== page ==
Two Men Indicted for Stabbed Two Others During 2020 Brawl at Tropicana in Atlantic City
Attorney General Gurbir Grewal says two men from New York City have been indicted by a state grand jury for allegedly stabbing two other men during a fight inside Tropicana in Atlantic City last summer.
31-year-old Jabari O. Cummings of Brooklyn and 33-year-old Delroy H. McNeil of Queens were each indicted on Friday on the following charges:
- Aggravated Assault (2nd Degree)
- Possession of a Weapon for an Unlawful Purpose (3rd Degree)
- Unlawful Possession of a Weapon (4th Degree)
In addition, Cummings was charged with Possession of Cocaine (3rd Degree) and Tampering with Physical Evidence (4th Degree).
Authorities say in the early morning hours of July 20th, 2020, a large fight broke out inside Tropicana that involved men from two groups, one from New York City, including Cummings and McNeil, and one from New Jersey. During a fight in a restroom, McNeil allegedly stabbed a man from the New Jersey group in the chest and abdomen.
At nearly the same time, a fight broke out on the casino floor during which Cummings allegedly stabbed a second man from the New Jersey group. That victim suffered a stab wound to his chest that lacerated his lung.
Grewal says, "Later that day, the New Jersey State Police were at AtlantiCare Regional Medical Center in Atlantic City investigating the stabbings when they learned that a vehicle connected to the investigation was at the hospital. As detectives approached the vehicle, which was occupied by several people including Cummings, Cummings allegedly tossed two knives and 14 vials of cocaine under the vehicle. This is the basis for the drug and tampering charges against Cummings."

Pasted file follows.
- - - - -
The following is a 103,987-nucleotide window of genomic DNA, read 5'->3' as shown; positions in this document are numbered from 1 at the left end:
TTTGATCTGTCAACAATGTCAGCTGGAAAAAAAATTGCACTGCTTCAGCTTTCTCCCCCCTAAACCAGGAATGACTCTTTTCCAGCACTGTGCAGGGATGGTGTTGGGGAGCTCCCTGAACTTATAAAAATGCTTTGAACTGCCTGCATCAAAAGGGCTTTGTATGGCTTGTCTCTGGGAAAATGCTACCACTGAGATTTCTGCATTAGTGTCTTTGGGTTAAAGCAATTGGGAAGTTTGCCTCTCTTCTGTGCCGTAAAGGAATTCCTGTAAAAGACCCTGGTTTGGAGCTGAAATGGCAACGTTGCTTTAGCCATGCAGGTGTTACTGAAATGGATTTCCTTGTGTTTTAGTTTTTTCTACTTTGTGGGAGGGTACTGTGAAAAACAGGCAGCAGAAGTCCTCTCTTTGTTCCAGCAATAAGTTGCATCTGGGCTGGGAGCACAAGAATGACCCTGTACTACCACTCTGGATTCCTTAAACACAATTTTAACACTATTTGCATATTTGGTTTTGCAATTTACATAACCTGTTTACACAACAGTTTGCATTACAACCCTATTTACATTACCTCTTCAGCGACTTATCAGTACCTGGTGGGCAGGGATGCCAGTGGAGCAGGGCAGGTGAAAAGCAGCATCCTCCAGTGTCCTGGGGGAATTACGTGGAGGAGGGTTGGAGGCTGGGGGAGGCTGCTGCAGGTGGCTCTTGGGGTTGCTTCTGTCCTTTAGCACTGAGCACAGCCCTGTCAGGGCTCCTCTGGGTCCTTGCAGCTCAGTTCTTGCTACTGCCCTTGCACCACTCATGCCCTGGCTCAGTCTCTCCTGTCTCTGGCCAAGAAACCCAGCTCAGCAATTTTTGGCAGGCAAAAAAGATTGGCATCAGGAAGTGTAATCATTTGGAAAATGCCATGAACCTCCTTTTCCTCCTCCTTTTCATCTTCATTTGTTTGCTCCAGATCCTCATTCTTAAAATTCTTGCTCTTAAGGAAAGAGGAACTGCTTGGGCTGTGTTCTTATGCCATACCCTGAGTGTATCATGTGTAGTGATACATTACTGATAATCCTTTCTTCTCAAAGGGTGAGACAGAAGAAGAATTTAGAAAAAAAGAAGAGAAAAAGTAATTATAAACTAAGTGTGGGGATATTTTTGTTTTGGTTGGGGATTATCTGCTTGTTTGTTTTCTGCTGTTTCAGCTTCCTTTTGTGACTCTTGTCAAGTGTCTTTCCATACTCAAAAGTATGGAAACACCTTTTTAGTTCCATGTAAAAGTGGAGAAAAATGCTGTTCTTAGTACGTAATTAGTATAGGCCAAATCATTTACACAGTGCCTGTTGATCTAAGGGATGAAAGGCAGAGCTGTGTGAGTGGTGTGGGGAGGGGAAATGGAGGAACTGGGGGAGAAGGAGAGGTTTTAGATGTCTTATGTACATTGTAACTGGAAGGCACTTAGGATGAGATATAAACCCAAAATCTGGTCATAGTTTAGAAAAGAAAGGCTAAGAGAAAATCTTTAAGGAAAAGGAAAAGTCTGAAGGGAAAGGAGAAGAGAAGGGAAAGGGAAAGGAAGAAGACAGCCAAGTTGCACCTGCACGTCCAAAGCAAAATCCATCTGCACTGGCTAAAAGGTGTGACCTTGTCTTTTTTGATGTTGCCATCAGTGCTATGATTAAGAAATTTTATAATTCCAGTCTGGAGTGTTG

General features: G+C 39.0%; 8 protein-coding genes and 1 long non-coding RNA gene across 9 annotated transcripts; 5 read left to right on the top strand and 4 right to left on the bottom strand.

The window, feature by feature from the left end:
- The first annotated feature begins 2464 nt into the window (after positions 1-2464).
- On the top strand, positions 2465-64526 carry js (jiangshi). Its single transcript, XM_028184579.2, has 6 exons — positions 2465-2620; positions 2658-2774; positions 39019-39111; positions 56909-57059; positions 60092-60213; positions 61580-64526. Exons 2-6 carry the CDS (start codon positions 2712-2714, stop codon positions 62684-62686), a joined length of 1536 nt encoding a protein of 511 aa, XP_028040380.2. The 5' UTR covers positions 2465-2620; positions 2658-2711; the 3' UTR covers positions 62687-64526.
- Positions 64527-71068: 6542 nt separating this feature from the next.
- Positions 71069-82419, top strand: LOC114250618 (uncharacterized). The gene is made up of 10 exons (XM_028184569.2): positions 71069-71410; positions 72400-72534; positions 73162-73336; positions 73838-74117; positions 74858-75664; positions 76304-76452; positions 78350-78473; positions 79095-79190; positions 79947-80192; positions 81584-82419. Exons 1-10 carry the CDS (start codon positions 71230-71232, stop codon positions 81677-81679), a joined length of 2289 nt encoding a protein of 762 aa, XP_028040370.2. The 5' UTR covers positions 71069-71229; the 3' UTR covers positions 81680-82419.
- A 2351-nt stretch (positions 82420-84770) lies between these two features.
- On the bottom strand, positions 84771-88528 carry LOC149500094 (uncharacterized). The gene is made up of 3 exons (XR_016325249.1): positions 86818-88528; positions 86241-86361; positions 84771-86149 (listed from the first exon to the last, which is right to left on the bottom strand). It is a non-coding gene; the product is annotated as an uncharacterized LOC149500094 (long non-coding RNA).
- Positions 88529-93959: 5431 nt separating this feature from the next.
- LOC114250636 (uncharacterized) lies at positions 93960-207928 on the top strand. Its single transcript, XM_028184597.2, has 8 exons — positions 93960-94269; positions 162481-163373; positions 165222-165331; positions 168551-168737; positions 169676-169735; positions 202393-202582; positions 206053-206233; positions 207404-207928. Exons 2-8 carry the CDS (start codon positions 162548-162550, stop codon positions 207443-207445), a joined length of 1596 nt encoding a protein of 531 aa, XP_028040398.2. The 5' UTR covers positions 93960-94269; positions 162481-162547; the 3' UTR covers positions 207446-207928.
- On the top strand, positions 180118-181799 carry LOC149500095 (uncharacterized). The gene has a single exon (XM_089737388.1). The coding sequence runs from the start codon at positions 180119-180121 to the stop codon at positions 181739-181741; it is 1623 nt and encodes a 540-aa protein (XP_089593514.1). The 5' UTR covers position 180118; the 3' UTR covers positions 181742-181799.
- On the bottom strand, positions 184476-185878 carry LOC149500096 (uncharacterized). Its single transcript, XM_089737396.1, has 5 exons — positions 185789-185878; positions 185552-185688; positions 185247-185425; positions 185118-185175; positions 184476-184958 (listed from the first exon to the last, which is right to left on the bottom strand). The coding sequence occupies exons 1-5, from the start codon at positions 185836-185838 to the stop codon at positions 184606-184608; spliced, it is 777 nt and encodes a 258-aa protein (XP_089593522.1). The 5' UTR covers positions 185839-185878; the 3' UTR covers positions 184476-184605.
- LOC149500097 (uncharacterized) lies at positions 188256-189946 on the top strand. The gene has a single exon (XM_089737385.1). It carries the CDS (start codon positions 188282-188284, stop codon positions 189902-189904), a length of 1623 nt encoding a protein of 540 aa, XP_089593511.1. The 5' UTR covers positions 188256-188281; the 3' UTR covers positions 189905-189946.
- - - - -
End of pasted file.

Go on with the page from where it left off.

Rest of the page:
"The New Jersey State Police do an excellent job preserving safety and security in the Atlantic City casinos," said Grewal in a press release. "When violence broke out on July 20, 2020, resulting in two serious stabbings, the State Police moved swiftly to identify and arrest the assailants who were responsible. This indictment is an important next step in the prosecution of these defendants."
Grewal says second-degree charges carry a prison sentence of five to 10 years and a fine of up to $150,000. A third-degree charge could land a person behind bars for three to five years; a fourth-degree crime carries a sentence of up to 18 months.
The charges are merely accusations and the defendants are presumed innocent unless and until proven guilty in a court of law.